The Importance of Retail Trade for Cities
City and trade have been living in close symbiosis for centuries. Trade hubs were often the starting point for the foundation and rise of a town. Wherever trading centres were formed, larger settlements and cities quickly followed.
To this day, trade has remained one of the biggest economic drivers for cities and municipalities. Above all, the retail trade industry is one of their most important taxpayers through trade tax as well as one of the largest employers. It represents Germany’s third largest economic sector, with three million employees and an annual turnover of about € 513 B.
In recent decades, inner-city retail proved to be the “business card” of cities as flourishing and lively shopping streets attracted shoppers from the surrounding areas and tourists from abroad. But to be such a thriving industry, retailers are dependent on public transport, modern infrastructure, and an attractive environment. The cultural offerings, green spaces, and historic buildings can make shopping in the city an experience. Conversely, the retail trade makes an important contribution to permanently attractive and vital city centres, establishing economic clout.
A Continuous Structural Change in Retail
Today, retail is at an inflection point as vacancies are on the rise and retailers struggle with inefficient operations and increasing competition from online stores. The consequences will likely include an ever-increasing vacancy rate in shopping streets, but also ever shorter usage cycles of retail properties, the desertification of public spaces and the deterioration of the supply situation in some areas.
In a recent article by Derek Thompson, writer at The Atlantic, New York was likened to a “rich ghost town” as surveys by Douglas Elliman, a real-estate company, and Morgan Stanley determined that at least 20% of Manhattan’s storefronts are vacant or about to become vacant. In Berlin-Friedrichstraße, a prominent and central shopping street, almost 25% of all storefronts are shuttered.
This development will worsen in the next few years. As footfall will continue to decrease, it will simply no longer be worthwhile for many inner-city retailers to keep operations up and running. Their business model is highly dependent on high visitor numbers. A study by the IFH Köln projected that every tenth store (45,000 – 50,000 stores) is threatened by closure in Germany until 2020. This certainly involves not only the closure of old-established shops and a decreasing variety of goods on offer, but above all a loss of individual local color. Although this development is also a reaction to customers’ purchasing preferences, the criticism that shopping miles are increasingly becoming “monotonous” is strong.
The reasons are manifold. E-commerce’s continued strong growth has surely proven to amplify the structural change of traditional retail (it is projected that the online revenue share will climb to up to 15,3% in Germany by 2020), but it is not the sole cause of it.
The demographic development and the migration of people to larger cities are further contributing factors. If the population in smaller city shrinks, footfall automatically drops and thus retail sales are also effectively reduced leading to more shuttered storefronts. In the future, e-commerce will thrive in these structurally weak areas as it helps to solve supply gaps and guarantee a standard of living similar to urban areas. Already today, almost 60% of e-commerce revenue in Germany comes from municipalities with less than 50,000 inhabitants.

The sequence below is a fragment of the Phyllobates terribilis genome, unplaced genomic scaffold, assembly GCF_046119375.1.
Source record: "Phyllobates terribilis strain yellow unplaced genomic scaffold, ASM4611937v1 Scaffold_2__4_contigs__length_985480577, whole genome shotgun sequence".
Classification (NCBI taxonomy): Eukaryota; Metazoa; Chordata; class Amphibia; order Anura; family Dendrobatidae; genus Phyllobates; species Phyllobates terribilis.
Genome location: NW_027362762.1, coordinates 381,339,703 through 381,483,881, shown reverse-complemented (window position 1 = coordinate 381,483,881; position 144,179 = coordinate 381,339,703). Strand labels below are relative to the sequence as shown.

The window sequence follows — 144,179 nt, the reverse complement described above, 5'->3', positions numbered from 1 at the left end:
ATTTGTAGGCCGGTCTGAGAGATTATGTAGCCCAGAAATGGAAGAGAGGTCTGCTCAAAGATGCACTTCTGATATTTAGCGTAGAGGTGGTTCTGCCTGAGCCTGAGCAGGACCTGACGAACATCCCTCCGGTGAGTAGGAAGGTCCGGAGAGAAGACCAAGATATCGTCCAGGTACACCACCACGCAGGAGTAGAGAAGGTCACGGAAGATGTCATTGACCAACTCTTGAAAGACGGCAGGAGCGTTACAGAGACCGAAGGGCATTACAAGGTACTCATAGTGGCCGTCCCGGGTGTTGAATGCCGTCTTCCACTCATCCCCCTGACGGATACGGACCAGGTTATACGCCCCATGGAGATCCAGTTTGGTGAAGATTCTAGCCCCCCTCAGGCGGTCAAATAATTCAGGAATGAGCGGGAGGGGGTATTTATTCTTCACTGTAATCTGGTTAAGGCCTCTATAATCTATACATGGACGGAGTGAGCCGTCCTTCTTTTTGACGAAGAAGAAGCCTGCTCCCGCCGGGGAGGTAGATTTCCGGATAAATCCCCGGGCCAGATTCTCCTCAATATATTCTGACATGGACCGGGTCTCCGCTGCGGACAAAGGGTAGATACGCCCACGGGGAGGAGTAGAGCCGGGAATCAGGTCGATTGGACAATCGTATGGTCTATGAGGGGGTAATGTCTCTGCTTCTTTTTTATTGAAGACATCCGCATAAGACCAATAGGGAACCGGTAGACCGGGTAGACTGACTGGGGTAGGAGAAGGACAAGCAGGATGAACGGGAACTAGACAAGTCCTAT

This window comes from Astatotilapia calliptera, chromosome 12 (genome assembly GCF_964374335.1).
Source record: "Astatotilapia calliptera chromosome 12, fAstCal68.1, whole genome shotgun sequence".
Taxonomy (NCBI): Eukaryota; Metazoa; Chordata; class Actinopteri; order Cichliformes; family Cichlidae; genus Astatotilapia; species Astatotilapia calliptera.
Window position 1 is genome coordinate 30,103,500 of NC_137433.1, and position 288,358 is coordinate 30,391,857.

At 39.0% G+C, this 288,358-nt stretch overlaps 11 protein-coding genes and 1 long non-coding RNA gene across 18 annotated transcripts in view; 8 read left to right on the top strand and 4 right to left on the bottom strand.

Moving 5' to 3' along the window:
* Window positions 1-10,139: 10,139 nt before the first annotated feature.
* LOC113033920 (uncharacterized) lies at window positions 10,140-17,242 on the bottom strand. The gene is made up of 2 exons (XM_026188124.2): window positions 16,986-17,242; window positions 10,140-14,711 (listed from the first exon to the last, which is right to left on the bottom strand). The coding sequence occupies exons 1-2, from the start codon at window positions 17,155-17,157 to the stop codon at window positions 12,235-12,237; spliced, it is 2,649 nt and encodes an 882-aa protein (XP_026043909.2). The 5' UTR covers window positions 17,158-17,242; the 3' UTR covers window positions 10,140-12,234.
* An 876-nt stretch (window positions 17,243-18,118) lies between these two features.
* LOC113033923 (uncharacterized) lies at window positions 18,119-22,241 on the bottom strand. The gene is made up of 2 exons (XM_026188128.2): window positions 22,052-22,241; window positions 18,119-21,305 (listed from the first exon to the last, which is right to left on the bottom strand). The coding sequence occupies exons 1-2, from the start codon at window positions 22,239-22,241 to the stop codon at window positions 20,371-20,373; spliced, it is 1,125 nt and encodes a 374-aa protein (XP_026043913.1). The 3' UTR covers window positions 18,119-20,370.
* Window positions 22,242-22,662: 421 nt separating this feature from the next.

Digital Transformation of Traditional Retail
Following the success of discounters, digitalization is triggering the next major transformation as online retailing continues to grow. In 2018, online orders are projected to generate revenues totaling € 52.7 B in Germany.
As traditional retailers face increased competition from digitally savvy companies like Amazon and Alibaba, many are rethinking their operations to strengthen their digital presence.
Especially larger chains have started to think of their stores no longer solely of as retail spaces but rather as storage capacity. They are effectively moving the warehouse closer to the customer as they rely less on larger distribution centers. A strategy that is not too different from adding new storefronts, as they are now establishing local delivery outposts to move as close to the customer as possible. Finally, they are strengthening their last-mile delivery infrastructure to combat the logistics capabilities of the e-commerce giants. This lays the groundwork to successfully implement multi- and omnichannel infrastructures.
Walmart, for example, has acquired a number of tech startups to build up sophisticated digital capabilities in their last-mile logistics, e-commerce marketplaces and in-store operations. Already in 2014, Walmart was granted a patent for an “automated shopper checkout” something they are seemingly exploring further to allow an automated cashier-less in-store checkout. Moreover, two of their bigger acquisitions, Jet.com and Parcel, have recently announced to join forces to allow most New York customers to schedule three-hour windows for same-day or next-day delivery.
Most small retailers don’t have the funds to establish a similar comprehensive online market presence. However, they are increasingly managing their online distribution through regional aggregators like Trouva, Atalanda, Locamo or larger platforms like Amazon Marketplace and eBay. Also, with the support of ‘fulfillment’ platforms, they have access to established delivery capabilities to also supply customers beyond their regional reach.
If you are interested in learning more, please take a look at our article on ways how to reimagine and future-proof retail stores [will be published soon].